Spanish is the most popularly spoken language in Venezuela, although approximately 40 different languages are spoken throughout the country. Venezuela's Constitution of 1999 made Spanish as well as the nation's indigenous forms of language as the official languages. Most of the languages of Venezuela are still unclassified. Venezuela's ethnic population includes mestizos, who make up about 51.6% of the total inhabitants, and 43.6% of the population is of European descent. 3.6% of Venezuelans have African ancestry, while 3.2% are Amerindians.
Official Language of Venezuela
Most of the colonizers who settled in Venezuela were from the Canary Islands, Galicia, Andalusia, and Basque Country. Canarian particularly had a significant influence on the structure of Venezuelan Spanish, and the Venezuelan and Canarian accents may prove difficult for Spanish speakers to differentiate between them. Portuguese and Italian immigrants aided contact between their languages and Venezuelan Spanish. African slaves also contributed some African words to the language, as did the native communities. One variation of Venezuelan Spanish is the Caracas dialect, which is common in the capital city of Caracas. This dialect is viewed as the standard Spanish of the country, and is used by the media. Other dialects are Lara, Zulian, Margaritan, and Andean.
Indigenous Languages of Venezuela
The native languages spoken in Venezuela trace their origin to the languages of the Arawaks, Chibcha, and Caribs. Some indigenous societies in remote areas are only familiar with their languages and do not understand Spanish. The Warao language is common among the Warao community. Its 28,000 speakers mostly reside in the Orinoco Delta region in northeastern Venezuela. The Wayuu language has 305,000 speakers from the Wayuu community that settled in northwestern Venezuela. Wayuu is among the Arawakan languages. The Pemon language is classified in the Cariban family, and it has 30,000 speakers in the Pemon society located in the country's southeast. Another Cariban dialect is Panare, which has 3,000 to 4,000 speakers residing in the Bolivar State situated in southern Venezuela. Mapoyo is another Carib dialect which is used along the Parguaza and Suapure Rivers. Mapoyo speakers are about 365 and its dialects, namely Yabarana and Pémono, are considered extinct. The Yaruro language is native to the Yaruro people whose settlements lie along the Apure, Orinoco, Meta, and Cinaruco Rivers. Most of Venezuela's native languages lie in the Cariban and Arawakan families.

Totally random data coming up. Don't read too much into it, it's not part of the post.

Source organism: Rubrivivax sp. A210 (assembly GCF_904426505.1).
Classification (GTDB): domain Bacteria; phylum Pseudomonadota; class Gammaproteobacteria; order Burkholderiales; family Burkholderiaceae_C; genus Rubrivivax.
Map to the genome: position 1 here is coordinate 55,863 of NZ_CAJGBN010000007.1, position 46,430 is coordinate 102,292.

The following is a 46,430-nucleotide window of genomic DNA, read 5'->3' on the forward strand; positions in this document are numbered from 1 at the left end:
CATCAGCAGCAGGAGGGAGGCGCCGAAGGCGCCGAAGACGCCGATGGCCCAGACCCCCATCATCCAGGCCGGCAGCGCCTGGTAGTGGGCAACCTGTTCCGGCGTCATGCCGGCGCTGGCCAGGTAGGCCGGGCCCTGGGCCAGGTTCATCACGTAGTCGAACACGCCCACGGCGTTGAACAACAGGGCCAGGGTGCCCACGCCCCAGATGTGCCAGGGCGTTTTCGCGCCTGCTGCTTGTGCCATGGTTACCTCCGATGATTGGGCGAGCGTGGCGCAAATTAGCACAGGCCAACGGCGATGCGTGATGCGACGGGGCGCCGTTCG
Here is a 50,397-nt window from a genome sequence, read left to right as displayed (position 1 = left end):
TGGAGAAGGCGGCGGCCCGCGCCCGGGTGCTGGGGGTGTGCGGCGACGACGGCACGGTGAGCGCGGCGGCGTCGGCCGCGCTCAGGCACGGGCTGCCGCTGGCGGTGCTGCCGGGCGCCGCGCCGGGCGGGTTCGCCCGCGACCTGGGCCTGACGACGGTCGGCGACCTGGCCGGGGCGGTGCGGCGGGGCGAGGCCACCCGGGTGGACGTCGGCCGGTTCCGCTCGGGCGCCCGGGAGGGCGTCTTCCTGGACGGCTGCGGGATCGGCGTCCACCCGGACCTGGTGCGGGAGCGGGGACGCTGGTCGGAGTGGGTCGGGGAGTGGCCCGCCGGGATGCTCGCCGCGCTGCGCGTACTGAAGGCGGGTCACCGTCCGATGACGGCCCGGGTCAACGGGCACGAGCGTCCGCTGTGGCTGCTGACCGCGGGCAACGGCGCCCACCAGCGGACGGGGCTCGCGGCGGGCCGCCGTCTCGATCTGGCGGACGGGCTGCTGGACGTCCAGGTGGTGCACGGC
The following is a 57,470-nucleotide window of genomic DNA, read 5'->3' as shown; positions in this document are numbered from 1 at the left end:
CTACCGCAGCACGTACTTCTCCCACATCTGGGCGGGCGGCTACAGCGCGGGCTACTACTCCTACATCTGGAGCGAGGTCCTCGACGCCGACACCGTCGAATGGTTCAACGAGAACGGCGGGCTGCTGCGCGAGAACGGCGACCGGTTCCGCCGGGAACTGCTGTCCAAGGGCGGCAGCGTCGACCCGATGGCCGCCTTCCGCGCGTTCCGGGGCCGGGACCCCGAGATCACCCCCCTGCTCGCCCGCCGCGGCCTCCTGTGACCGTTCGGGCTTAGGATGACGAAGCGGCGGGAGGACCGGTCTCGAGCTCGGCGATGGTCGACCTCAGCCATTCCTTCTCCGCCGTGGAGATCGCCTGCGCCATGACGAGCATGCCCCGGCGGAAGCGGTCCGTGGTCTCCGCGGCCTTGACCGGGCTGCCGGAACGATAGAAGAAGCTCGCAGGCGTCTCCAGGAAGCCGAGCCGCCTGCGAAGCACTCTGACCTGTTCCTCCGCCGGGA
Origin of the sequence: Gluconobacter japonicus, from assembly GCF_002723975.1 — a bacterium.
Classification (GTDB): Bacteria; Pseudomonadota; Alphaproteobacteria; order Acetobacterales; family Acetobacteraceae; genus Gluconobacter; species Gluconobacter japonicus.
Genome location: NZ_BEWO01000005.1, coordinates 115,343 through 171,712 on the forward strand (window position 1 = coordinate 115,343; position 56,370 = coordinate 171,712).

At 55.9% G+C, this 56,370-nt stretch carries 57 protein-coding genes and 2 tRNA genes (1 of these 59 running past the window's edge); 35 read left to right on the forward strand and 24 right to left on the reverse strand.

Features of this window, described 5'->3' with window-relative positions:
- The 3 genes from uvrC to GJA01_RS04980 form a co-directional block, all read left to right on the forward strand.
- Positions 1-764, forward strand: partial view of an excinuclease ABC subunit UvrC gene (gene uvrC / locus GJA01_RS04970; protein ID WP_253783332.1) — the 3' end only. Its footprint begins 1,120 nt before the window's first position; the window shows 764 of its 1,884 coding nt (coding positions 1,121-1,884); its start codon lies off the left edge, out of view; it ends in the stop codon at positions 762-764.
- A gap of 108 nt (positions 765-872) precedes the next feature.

Foreign Languages Spoken In Venezuela
The English language has mostly been adopted by Venezuelan professionals, academics, and in high and middle-class societies. The use of the language increased in the 20th century as oil companies from English speaking nations set up operations in Venezuela. The language is included in secondary education as well as in the bachillerato. Waves of over 300,000 Italians migrated to Venezuela in the latter half of the 20th century and introduced their language, and also influenced the country's local idioms. French and Latin are part of the humanities curriculum of the high schools. The presence of the Chinese language is attributed to Chinese immigrants and descendants. Portuguese is spoken by about 254,000 residents of Venezuela.
Venezuelan Sign Language
The first Venezuelan deaf community to make use of a sign language was in the 1930s. The first institution for the hearing impaired began operating in Caracas in 1935. Venezuelan Sign Language was first used in schools in 1937.